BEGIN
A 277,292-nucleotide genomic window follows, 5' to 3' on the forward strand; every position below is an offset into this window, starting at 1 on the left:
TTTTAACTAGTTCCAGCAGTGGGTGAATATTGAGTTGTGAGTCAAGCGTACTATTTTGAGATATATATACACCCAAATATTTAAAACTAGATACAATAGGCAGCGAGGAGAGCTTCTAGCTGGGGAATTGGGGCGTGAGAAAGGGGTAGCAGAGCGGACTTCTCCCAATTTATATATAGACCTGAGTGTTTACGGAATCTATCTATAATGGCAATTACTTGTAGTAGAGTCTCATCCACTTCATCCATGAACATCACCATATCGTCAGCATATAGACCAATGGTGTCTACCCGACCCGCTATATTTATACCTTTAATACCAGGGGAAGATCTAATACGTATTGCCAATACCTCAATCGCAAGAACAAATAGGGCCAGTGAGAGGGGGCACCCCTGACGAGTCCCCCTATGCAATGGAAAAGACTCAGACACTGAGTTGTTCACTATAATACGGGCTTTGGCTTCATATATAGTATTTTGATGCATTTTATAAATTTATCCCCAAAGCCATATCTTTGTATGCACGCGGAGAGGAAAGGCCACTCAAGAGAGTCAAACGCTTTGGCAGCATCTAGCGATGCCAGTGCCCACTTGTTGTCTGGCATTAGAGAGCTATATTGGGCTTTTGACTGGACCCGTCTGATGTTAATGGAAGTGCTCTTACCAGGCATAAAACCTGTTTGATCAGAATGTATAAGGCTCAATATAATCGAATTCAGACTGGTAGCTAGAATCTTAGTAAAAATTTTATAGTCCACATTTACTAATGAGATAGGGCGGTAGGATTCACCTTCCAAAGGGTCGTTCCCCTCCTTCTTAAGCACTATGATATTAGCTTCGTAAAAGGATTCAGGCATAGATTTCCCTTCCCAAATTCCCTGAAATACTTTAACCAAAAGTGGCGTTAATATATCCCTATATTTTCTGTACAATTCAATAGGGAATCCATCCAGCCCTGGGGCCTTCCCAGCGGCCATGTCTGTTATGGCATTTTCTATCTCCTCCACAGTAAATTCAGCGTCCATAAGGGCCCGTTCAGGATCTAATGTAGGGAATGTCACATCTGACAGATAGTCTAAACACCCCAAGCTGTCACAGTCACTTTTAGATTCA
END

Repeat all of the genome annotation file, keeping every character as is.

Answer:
A 277,292-nucleotide genomic window follows, 5' to 3' on the forward strand; every position below is an offset into this window, starting at 1 on the left:
TTTTAACTAGTTCCAGCAGTGGGTGAATATTGAGTTGTGAGTCAAGCGTACTATTTTGAGATATATATACACCCAAATATTTAAAACTAGATACAATAGGCAGCGAGGAGAGCTTCTAGCTGGGGAATTGGGGCGTGAGAAAGGGGTAGCAGAGCGGACTTCTCCCAATTTATATATAGACCTGAGTGTTTACGGAATCTATCTATAATGGCAATTACTTGTAGTAGAGTCTCATCCACTTCATCCATGAACATCACCATATCGTCAGCATATAGACCAATGGTGTCTACCCGACCCGCTATATTTATACCTTTAATACCAGGGGAAGATCTAATACGTATTGCCAATACCTCAATCGCAAGAACAAATAGGGCCAGTGAGAGGGGGCACCCCTGACGAGTCCCCCTATGCAATGGAAAAGACTCAGACACTGAGTTGTTCACTATAATACGGGCTTTGGCTTCATATATAGTATTTTGATGCATTTTATAAATTTATCCCCAAAGCCATATCTTTGTATGCACGCGGAGAGGAAAGGCCACTCAAGAGAGTCAAACGCTTTGGCAGCATCTAGCGATGCCAGTGCCCACTTGTTGTCTGGCATTAGAGAGCTATATTGGGCTTTTGACTGGACCCGTCTGATGTTAATGGAAGTGCTCTTACCAGGCATAAAACCTGTTTGATCAGAATGTATAAGGCTCAATATAATCGAATTCAGACTGGTAGCTAGAATCTTAGTAAAAATTTTATAGTCCACATTTACTAATGAGATAGGGCGGTAGGATTCACCTTCCAAAGGGTCGTTCCCCTCCTTCTTAAGCACTATGATATTAGCTTCGTAAAAGGATTCAGGCATAGATTTCCCTTCCCAAATTCCCTGAAATACTTTAACCAAAAGTGGCGTTAATATATCCCTATATTTTCTGTACAATTCAATAGGGAATCCATCCAGCCCTGGGGCCTTCCCAGCGGCCATGTCTGTTATGGCATTTTCTATCTCCTCCACAGTAAATTCAGCGTCCATAAGGGCCCGTTCAGGATCTAATGTAGGGAATGTCACATCTGACAGATAGTCTAAACACCCCAAGCTGTCACAGTCACTTTTAGATTCA